We also find this concept in sefer Chafets Chaim Rechilus 9' where the one who was given the task of testing a potential Choson is given full allowance to share the potential Choson's true colors upon completing the test.This too is because of the fact that the p.c. put himself to the test knowing its consequences and payoff.

Therefore we may conclude that there is no issue of mazik here and would not even be considered a geramah to have him obligated to pay midinei shomaim.

  • There is a world of a difference between doing something that someone doesn't want, but that he known is likely, and doing what he specifically requests. (The cases in the Rama are specific requests, just using colloquialisms, rather than direct language). || In other words, in the case of the Rama, the nizak would be less happy if he were not damaged. He wants to be damaged! In this case, however, he would be happier if negative reviews were not posted. Thus, the cases are wholly dissimilar.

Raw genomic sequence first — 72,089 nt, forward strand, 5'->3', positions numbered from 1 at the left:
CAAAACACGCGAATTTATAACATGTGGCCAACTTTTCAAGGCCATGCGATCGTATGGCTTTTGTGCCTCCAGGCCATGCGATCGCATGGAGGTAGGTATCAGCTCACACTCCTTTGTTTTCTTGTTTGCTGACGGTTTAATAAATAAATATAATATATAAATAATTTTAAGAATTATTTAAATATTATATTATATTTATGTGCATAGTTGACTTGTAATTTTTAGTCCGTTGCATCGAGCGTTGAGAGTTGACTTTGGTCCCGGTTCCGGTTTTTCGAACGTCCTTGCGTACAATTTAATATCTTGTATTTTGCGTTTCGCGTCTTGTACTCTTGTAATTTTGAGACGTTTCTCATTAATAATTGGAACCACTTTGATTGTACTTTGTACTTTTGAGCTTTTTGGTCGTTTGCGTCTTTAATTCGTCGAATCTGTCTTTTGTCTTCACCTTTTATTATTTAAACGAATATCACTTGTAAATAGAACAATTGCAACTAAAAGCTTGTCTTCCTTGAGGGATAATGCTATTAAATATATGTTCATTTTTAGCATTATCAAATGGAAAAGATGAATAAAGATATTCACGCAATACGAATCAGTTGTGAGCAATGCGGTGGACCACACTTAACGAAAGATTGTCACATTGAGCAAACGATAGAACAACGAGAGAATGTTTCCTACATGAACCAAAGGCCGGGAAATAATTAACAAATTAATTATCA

– mevaqesh
    Dec 28, 2017 at 22:04
  • This too is because of the fact that the p.c. put himself to the test what is a p.c.? || Does the Hattets Hayyim state that reasoning? Even if he does, that still seems irrelevant. There, his goal is for the information to be conveyed. Therefore, conveying the information is what he wants. In our case, however, the seller doesnt necessarily want reviews posted. In fact, the poorer the product (and the more relevant this question is), the less they would want reviews. Instead they want to sell the product, of which perhaps reviews are an inevitable unwanted consequence.
    – mevaqesh
    Dec 29, 2017 at 3:08
  • A closer metaphor for this would be living in an area where everyone speaks l'shon hara. One might want to live there, but not appreciate having l'shon hara speaking about him.
    – mevaqesh
    Dec 29, 2017 at 3:11